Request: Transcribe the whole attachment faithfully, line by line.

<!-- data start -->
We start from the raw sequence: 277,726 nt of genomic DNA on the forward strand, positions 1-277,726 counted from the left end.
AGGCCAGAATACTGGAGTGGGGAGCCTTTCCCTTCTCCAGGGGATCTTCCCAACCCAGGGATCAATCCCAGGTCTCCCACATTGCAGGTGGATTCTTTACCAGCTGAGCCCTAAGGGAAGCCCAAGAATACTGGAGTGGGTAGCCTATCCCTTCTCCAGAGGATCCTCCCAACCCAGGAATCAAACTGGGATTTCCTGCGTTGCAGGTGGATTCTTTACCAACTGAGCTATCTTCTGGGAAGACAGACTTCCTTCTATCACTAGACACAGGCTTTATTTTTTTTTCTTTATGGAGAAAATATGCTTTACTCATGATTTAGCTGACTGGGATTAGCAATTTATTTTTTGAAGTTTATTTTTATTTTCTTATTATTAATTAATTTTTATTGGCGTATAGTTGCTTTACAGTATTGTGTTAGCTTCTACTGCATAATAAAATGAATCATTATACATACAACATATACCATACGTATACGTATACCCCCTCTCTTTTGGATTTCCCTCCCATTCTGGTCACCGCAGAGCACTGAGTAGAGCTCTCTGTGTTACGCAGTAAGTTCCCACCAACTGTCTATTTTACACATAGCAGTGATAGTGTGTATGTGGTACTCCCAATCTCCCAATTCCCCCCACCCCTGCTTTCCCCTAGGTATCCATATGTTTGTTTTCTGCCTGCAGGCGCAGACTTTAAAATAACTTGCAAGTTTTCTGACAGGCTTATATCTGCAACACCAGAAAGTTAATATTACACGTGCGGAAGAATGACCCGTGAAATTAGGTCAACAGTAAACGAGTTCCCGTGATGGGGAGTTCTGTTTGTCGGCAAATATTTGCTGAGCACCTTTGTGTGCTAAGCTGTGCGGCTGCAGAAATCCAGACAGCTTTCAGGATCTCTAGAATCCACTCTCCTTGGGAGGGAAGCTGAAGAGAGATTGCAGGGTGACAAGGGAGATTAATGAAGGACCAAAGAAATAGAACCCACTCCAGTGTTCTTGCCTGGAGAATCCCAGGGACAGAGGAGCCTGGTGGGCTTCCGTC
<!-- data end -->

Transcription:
We start from the raw sequence: 277,726 nt of genomic DNA on the forward strand, positions 1-277,726 counted from the left end.
AGGCCAGAATACTGGAGTGGGGAGCCTTTCCCTTCTCCAGGGGATCTTCCCAACCCAGGGATCAATCCCAGGTCTCCCACATTGCAGGTGGATTCTTTACCAGCTGAGCCCTAAGGGAAGCCCAAGAATACTGGAGTGGGTAGCCTATCCCTTCTCCAGAGGATCCTCCCAACCCAGGAATCAAACTGGGATTTCCTGCGTTGCAGGTGGATTCTTTACCAACTGAGCTATCTTCTGGGAAGACAGACTTCCTTCTATCACTAGACACAGGCTTTATTTTTTTTTCTTTATGGAGAAAATATGCTTTACTCATGATTTAGCTGACTGGGATTAGCAATTTATTTTTTGAAGTTTATTTTTATTTTCTTATTATTAATTAATTTTTATTGGCGTATAGTTGCTTTACAGTATTGTGTTAGCTTCTACTGCATAATAAAATGAATCATTATACATACAACATATACCATACGTATACGTATACCCCCTCTCTTTTGGATTTCCCTCCCATTCTGGTCACCGCAGAGCACTGAGTAGAGCTCTCTGTGTTACGCAGTAAGTTCCCACCAACTGTCTATTTTACACATAGCAGTGATAGTGTGTATGTGGTACTCCCAATCTCCCAATTCCCCCCACCCCTGCTTTCCCCTAGGTATCCATATGTTTGTTTTCTGCCTGCAGGCGCAGACTTTAAAATAACTTGCAAGTTTTCTGACAGGCTTATATCTGCAACACCAGAAAGTTAATATTACACGTGCGGAAGAATGACCCGTGAAATTAGGTCAACAGTAAACGAGTTCCCGTGATGGGGAGTTCTGTTTGTCGGCAAATATTTGCTGAGCACCTTTGTGTGCTAAGCTGTGCGGCTGCAGAAATCCAGACAGCTTTCAGGATCTCTAGAATCCACTCTCCTTGGGAGGGAAGCTGAAGAGAGATTGCAGGGTGACAAGGGAGATTAATGAAGGACCAAAGAAATAGAACCCACTCCAGTGTTCTTGCCTGGAGAATCCCAGGGACAGAGGAGCCTGGTGGGCTTCCGTC